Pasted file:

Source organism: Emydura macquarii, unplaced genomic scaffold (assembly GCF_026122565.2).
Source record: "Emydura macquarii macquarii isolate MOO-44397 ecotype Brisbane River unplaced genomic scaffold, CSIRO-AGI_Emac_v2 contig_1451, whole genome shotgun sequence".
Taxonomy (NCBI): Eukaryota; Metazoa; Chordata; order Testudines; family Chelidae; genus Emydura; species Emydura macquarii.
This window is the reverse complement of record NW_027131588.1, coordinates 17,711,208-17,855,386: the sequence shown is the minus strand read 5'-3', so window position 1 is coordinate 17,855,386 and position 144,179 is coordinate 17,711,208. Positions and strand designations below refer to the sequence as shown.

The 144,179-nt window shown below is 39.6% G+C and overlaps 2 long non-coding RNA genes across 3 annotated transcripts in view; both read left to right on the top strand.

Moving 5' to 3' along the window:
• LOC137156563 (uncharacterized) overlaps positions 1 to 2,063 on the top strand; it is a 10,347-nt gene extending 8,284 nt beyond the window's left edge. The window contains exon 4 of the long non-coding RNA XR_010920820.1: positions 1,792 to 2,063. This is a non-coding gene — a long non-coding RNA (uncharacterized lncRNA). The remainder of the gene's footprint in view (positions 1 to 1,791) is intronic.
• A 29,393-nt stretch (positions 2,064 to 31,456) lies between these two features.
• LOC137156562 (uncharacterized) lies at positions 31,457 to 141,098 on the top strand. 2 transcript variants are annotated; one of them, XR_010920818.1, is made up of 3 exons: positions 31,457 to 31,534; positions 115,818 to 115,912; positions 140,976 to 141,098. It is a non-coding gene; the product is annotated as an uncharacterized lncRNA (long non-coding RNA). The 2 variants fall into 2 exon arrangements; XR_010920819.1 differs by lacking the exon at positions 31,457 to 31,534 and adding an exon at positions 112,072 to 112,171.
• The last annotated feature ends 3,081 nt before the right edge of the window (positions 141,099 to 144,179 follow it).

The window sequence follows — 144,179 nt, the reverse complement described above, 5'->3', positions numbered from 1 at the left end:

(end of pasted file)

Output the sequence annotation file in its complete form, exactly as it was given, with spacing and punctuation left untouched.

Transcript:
Source organism: Emydura macquarii, unplaced genomic scaffold (assembly GCF_026122565.2).
Source record: "Emydura macquarii macquarii isolate MOO-44397 ecotype Brisbane River unplaced genomic scaffold, CSIRO-AGI_Emac_v2 contig_1451, whole genome shotgun sequence".
Taxonomy (NCBI): Eukaryota; Metazoa; Chordata; order Testudines; family Chelidae; genus Emydura; species Emydura macquarii.
This window is the reverse complement of record NW_027131588.1, coordinates 17,711,208-17,855,386: the sequence shown is the minus strand read 5'-3', so window position 1 is coordinate 17,855,386 and position 144,179 is coordinate 17,711,208. Positions and strand designations below refer to the sequence as shown.

The 144,179-nt window shown below is 39.6% G+C and overlaps 2 long non-coding RNA genes across 3 annotated transcripts in view; both read left to right on the top strand.

Moving 5' to 3' along the window:
• LOC137156563 (uncharacterized) overlaps positions 1 to 2,063 on the top strand; it is a 10,347-nt gene extending 8,284 nt beyond the window's left edge. The window contains exon 4 of the long non-coding RNA XR_010920820.1: positions 1,792 to 2,063. This is a non-coding gene — a long non-coding RNA (uncharacterized lncRNA). The remainder of the gene's footprint in view (positions 1 to 1,791) is intronic.
• A 29,393-nt stretch (positions 2,064 to 31,456) lies between these two features.
• LOC137156562 (uncharacterized) lies at positions 31,457 to 141,098 on the top strand. 2 transcript variants are annotated; one of them, XR_010920818.1, is made up of 3 exons: positions 31,457 to 31,534; positions 115,818 to 115,912; positions 140,976 to 141,098. It is a non-coding gene; the product is annotated as an uncharacterized lncRNA (long non-coding RNA). The 2 variants fall into 2 exon arrangements; XR_010920819.1 differs by lacking the exon at positions 31,457 to 31,534 and adding an exon at positions 112,072 to 112,171.
• The last annotated feature ends 3,081 nt before the right edge of the window (positions 141,099 to 144,179 follow it).

The window sequence follows — 144,179 nt, the reverse complement described above, 5'->3', positions numbered from 1 at the left end: